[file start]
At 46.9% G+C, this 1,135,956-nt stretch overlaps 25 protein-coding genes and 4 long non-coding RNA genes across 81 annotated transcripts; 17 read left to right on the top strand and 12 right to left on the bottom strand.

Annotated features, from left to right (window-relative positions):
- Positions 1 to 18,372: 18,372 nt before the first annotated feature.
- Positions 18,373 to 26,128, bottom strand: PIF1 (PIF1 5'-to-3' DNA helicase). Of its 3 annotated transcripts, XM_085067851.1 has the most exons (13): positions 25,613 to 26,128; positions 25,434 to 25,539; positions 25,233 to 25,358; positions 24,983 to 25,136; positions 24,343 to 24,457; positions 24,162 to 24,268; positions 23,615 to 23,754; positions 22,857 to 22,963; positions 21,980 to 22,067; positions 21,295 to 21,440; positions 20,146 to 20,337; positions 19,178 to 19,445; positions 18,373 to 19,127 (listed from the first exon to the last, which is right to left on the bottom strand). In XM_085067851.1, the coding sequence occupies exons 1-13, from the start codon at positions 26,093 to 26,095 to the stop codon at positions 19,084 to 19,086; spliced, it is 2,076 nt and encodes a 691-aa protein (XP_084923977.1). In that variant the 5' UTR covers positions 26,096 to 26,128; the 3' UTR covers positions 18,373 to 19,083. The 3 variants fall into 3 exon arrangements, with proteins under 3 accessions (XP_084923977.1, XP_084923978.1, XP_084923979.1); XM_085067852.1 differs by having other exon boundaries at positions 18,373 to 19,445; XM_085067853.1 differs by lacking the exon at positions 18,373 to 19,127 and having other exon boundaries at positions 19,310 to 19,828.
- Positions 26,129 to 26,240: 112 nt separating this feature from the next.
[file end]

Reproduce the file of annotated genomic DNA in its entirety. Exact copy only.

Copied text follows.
At 46.9% G+C, this 1,135,956-nt stretch overlaps 25 protein-coding genes and 4 long non-coding RNA genes across 81 annotated transcripts; 17 read left to right on the top strand and 12 right to left on the bottom strand.

Annotated features, from left to right (window-relative positions):
- Positions 1 to 18,372: 18,372 nt before the first annotated feature.
- Positions 18,373 to 26,128, bottom strand: PIF1 (PIF1 5'-to-3' DNA helicase). Of its 3 annotated transcripts, XM_085067851.1 has the most exons (13): positions 25,613 to 26,128; positions 25,434 to 25,539; positions 25,233 to 25,358; positions 24,983 to 25,136; positions 24,343 to 24,457; positions 24,162 to 24,268; positions 23,615 to 23,754; positions 22,857 to 22,963; positions 21,980 to 22,067; positions 21,295 to 21,440; positions 20,146 to 20,337; positions 19,178 to 19,445; positions 18,373 to 19,127 (listed from the first exon to the last, which is right to left on the bottom strand). In XM_085067851.1, the coding sequence occupies exons 1-13, from the start codon at positions 26,093 to 26,095 to the stop codon at positions 19,084 to 19,086; spliced, it is 2,076 nt and encodes a 691-aa protein (XP_084923977.1). In that variant the 5' UTR covers positions 26,096 to 26,128; the 3' UTR covers positions 18,373 to 19,083. The 3 variants fall into 3 exon arrangements, with proteins under 3 accessions (XP_084923977.1, XP_084923978.1, XP_084923979.1); XM_085067852.1 differs by having other exon boundaries at positions 18,373 to 19,445; XM_085067853.1 differs by lacking the exon at positions 18,373 to 19,127 and having other exon boundaries at positions 19,310 to 19,828.
- Positions 26,129 to 26,240: 112 nt separating this feature from the next.